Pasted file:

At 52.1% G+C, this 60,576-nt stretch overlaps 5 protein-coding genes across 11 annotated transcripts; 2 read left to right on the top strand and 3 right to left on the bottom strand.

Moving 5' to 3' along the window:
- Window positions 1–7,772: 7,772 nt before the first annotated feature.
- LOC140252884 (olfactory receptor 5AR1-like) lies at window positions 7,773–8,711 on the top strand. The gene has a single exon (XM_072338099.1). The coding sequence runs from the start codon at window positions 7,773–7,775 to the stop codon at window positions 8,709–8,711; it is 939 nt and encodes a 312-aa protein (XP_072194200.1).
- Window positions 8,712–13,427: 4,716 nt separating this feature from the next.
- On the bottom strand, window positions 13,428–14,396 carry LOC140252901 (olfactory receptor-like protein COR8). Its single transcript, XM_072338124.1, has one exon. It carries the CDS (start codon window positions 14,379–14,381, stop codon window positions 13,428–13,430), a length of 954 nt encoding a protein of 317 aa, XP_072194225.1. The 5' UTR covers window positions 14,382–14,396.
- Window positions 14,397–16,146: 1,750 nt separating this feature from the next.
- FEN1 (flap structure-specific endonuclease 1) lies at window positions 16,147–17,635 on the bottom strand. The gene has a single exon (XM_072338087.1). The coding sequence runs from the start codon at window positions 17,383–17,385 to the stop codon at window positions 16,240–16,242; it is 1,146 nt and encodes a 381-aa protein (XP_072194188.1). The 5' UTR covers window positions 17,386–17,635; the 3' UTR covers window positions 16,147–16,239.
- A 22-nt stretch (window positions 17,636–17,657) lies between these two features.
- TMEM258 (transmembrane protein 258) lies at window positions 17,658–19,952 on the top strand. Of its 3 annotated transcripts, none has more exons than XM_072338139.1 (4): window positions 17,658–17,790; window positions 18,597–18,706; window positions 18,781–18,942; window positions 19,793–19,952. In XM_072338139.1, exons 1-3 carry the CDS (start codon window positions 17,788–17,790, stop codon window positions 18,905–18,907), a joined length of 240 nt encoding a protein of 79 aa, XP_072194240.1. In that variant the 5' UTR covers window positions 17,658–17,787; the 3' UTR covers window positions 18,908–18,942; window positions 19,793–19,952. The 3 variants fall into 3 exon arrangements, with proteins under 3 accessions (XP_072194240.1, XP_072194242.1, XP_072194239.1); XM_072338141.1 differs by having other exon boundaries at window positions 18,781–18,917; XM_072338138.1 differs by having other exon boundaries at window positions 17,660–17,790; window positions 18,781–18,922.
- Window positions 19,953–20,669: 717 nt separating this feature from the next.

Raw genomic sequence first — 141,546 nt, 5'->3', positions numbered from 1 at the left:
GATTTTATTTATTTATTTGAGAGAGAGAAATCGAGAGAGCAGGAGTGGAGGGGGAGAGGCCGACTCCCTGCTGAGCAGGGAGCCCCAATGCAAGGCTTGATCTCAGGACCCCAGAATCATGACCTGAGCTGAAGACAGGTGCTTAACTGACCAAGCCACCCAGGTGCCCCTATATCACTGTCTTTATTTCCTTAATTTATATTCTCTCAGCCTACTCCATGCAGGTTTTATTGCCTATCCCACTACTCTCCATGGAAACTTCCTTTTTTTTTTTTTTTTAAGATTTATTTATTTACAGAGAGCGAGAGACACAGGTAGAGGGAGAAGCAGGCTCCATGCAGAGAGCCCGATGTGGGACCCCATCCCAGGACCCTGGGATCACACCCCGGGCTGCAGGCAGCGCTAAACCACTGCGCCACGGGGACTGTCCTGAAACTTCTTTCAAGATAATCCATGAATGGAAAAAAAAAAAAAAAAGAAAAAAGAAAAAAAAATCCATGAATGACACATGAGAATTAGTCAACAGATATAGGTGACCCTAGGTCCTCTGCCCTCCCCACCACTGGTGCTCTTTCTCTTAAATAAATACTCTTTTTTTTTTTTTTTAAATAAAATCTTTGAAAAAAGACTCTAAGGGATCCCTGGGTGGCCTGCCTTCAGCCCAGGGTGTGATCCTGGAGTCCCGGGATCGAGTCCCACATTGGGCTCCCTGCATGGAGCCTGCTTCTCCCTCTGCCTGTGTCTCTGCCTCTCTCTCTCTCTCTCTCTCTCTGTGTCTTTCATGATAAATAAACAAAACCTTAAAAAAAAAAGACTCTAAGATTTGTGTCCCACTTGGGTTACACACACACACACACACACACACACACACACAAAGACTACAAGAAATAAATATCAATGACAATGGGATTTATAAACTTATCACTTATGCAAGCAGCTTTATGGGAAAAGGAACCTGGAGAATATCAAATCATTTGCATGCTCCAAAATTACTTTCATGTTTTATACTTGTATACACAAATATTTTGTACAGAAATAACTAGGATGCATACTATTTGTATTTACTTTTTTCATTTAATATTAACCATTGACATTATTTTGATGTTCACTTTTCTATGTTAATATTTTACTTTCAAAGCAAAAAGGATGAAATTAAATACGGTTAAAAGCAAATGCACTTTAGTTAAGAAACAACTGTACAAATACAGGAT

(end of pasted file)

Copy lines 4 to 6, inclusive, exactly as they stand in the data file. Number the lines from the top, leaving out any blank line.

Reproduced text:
- LOC140252884 (olfactory receptor 5AR1-like) lies at window positions 7,773–8,711 on the top strand. The gene has a single exon (XM_072338099.1). The coding sequence runs from the start codon at window positions 7,773–7,775 to the stop codon at window positions 8,709–8,711; it is 939 nt and encodes a 312-aa protein (XP_072194200.1).
- Window positions 8,712–13,427: 4,716 nt separating this feature from the next.
- On the bottom strand, window positions 13,428–14,396 carry LOC140252901 (olfactory receptor-like protein COR8). Its single transcript, XM_072338124.1, has one exon. It carries the CDS (start codon window positions 14,379–14,381, stop codon window positions 13,428–13,430), a length of 954 nt encoding a protein of 317 aa, XP_072194225.1. The 5' UTR covers window positions 14,382–14,396.